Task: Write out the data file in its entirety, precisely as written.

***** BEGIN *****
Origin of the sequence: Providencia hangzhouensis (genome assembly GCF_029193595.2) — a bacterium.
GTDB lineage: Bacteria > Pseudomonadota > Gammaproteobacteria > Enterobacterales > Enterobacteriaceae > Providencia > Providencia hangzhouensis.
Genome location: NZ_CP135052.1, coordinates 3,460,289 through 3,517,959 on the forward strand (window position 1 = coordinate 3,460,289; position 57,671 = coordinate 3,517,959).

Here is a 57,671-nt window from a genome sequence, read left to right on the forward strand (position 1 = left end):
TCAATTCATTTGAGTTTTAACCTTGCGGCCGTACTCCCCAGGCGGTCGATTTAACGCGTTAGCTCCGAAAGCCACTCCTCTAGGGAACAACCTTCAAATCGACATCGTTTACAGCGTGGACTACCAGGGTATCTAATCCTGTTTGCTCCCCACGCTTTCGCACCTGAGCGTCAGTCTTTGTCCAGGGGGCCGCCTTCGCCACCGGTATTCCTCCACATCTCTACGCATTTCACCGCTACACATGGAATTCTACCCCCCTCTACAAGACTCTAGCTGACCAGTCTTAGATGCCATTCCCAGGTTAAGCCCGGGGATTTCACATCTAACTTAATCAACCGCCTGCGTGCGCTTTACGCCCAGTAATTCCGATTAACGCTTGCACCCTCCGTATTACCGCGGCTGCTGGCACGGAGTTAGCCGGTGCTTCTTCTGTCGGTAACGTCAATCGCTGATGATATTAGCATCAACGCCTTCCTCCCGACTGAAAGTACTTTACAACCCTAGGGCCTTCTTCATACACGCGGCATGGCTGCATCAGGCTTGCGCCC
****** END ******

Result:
Origin of the sequence: Providencia hangzhouensis (genome assembly GCF_029193595.2) — a bacterium.
GTDB lineage: Bacteria > Pseudomonadota > Gammaproteobacteria > Enterobacterales > Enterobacteriaceae > Providencia > Providencia hangzhouensis.
Genome location: NZ_CP135052.1, coordinates 3,460,289 through 3,517,959 on the forward strand (window position 1 = coordinate 3,460,289; position 57,671 = coordinate 3,517,959).

Here is a 57,671-nt window from a genome sequence, read left to right on the forward strand (position 1 = left end):
TCAATTCATTTGAGTTTTAACCTTGCGGCCGTACTCCCCAGGCGGTCGATTTAACGCGTTAGCTCCGAAAGCCACTCCTCTAGGGAACAACCTTCAAATCGACATCGTTTACAGCGTGGACTACCAGGGTATCTAATCCTGTTTGCTCCCCACGCTTTCGCACCTGAGCGTCAGTCTTTGTCCAGGGGGCCGCCTTCGCCACCGGTATTCCTCCACATCTCTACGCATTTCACCGCTACACATGGAATTCTACCCCCCTCTACAAGACTCTAGCTGACCAGTCTTAGATGCCATTCCCAGGTTAAGCCCGGGGATTTCACATCTAACTTAATCAACCGCCTGCGTGCGCTTTACGCCCAGTAATTCCGATTAACGCTTGCACCCTCCGTATTACCGCGGCTGCTGGCACGGAGTTAGCCGGTGCTTCTTCTGTCGGTAACGTCAATCGCTGATGATATTAGCATCAACGCCTTCCTCCCGACTGAAAGTACTTTACAACCCTAGGGCCTTCTTCATACACGCGGCATGGCTGCATCAGGCTTGCGCCC